Type inference in Haskell has a bit of a learning curve (to say the least!). A good way to start learning it is with simple examples. So, the following is a bit of a "hello world" for type inference.

Consider the following example:

Prelude> :t 3
3 :: (Num t) => t
Prelude> let x = 3
Prelude> :t x
x :: Integer

The question is thus: Why do 3 and x have different types?

Link Summary:

Read the answers below for the full story; here's just a link summary:

  1. GHC type defaulting: Haskell Report section 4.3.4
  2. GHCi's extended type defaulting: Using GHCi section 2.4.5
  3. Monomorphic Restriction: Haskell wiki
  • Yes, the new title is much more specific/clearer than the old one! – Peter Skirko Aug 14 '11 at 18:49
  • I removed the bottom part of my original question; wasn't adding enough value to warrant inclusion. – Peter Skirko Aug 17 '11 at 20:16

There's another factor here, mentioned in some of the links which acfoltzer includes, but it might be worth making explicit here. You're encountering the effect of the monomorphism restriction. When you say

let x = 5

you make a top-level definition of a variable. The MR insists that such definitions, when otherwise unaccompanied by a type signature, should be specialized to a monomorphic value by choosing (hopefully) suitable default instances for the unresolved type variables. By contrast, when you use :t to ask for an inferred type, no such restriction or defaulting is imposed. So

> :t 3
3 :: (Num t) => t

because 3 is indeed overloaded: it is admitted by any numeric type. The defaulting rules choose Integer as the default numeric type, so

> let x = 3
> :t x
x :: Integer

But now let's switch off the MR.

> :set -XNoMonomorphismRestriction
> let y = 3
> :t y
y :: (Num t) => t

Without the MR, the definition is just as polymorphic as it can be, just as overloaded as 3. Just checking...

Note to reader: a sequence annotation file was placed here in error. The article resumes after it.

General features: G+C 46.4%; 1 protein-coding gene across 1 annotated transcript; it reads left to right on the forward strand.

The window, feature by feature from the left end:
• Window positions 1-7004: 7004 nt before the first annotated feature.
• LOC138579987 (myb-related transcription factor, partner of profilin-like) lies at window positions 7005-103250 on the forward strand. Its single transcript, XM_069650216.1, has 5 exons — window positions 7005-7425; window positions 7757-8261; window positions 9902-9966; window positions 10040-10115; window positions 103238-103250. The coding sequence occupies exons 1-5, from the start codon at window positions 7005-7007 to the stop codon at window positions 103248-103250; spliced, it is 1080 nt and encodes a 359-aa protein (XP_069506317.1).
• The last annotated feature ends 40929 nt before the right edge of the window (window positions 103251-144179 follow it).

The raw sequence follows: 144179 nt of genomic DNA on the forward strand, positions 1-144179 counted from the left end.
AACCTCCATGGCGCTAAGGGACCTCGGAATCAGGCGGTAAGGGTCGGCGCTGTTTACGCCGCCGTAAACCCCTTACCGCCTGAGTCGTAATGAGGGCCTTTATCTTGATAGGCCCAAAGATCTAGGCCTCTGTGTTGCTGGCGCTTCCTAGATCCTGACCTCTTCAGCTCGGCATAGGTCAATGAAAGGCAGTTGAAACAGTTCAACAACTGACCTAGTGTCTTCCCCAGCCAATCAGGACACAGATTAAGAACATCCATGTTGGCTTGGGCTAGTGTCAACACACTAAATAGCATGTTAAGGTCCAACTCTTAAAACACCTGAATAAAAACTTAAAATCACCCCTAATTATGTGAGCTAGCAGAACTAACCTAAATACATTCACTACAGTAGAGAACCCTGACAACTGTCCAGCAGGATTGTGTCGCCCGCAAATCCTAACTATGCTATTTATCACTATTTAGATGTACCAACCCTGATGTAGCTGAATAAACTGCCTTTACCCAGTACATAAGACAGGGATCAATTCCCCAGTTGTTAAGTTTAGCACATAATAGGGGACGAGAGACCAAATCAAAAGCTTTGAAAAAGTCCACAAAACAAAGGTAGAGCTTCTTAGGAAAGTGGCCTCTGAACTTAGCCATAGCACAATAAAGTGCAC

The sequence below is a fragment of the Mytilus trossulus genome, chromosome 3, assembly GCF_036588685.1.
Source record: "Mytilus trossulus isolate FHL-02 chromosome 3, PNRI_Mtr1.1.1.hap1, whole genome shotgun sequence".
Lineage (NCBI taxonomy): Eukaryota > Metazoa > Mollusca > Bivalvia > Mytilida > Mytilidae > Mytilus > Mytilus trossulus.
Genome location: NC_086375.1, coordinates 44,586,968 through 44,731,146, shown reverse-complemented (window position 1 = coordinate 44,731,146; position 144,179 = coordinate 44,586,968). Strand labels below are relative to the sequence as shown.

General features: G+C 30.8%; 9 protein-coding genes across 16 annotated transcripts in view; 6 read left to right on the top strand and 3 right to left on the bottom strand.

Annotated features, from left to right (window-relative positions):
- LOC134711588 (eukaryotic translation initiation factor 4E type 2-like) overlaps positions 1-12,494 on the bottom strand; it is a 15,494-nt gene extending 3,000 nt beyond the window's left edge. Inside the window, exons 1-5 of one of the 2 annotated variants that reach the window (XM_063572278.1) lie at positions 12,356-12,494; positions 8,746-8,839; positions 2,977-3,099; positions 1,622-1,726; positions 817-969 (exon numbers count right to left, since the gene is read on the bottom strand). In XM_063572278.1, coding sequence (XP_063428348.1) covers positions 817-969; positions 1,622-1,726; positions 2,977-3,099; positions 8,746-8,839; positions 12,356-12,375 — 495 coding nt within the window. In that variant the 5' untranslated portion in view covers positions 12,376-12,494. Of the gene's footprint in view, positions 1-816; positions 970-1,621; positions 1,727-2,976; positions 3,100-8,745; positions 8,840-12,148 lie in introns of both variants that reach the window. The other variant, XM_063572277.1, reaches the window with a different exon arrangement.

> :t y * (2.5 :: Float)
y * (2.5 :: Float) :: Float
> :t y * (3 :: Int)
y * (3 :: Int) :: Int

Note that the polymorphic y = 3 is being differently specialized in these uses, according to the fromInteger method supplied with the relevant Num instance. That is, y is not associated with a particular representation of 3, but rather a scheme for constructing representations of 3. Naïvely compiled, that's a recipe for slow, which some people cite as a motivation for the MR.

I'm (locally pretending to be) neutral on the debate about whether the monomorphism restriction is a lesser or greater evil. I always write type signatures for top-level definitions, so there is no ambiguity about what I'm trying to achieve and the MR is beside the point.

When trying to learn how the type system works, it's really useful to separate the aspects of type inference which

  1. ‘follow the plan’, specializing polymorphic definitions to particular use cases: a fairly robust matter of constraint-solving, requiring basic unification and instance resolution by backchaining; and

  2. ‘guess the plan’, generalizing types to assign a polymorphic type scheme to a definition with no type signature: that's quite fragile, and the more you move past the basic Hindley-Milner discipline, with type classes, with higher-rank polymorphism, with GADTs, the stranger things become.

It's good to learn how the first works, and to understand why the second is difficult. Much of the weirdness in type inference is associated with the second, and with heuristics like the monomorphism restriction trying to deliver useful default behaviour in the face of ambiguity.

  • 3
    Whatever your opinion about MR for compiled programs, everyone seems to agree that it should not be in effect by default at the GHCi prompt as in this example. GHC bug #3202 fixes this. It was scheduled to be in 7.2.1 which was just released, but it looks like it didn't make it in. Hopefully it will be fixed in the next version of GHC. – Yitz Aug 14 '11 at 13:02
  • 2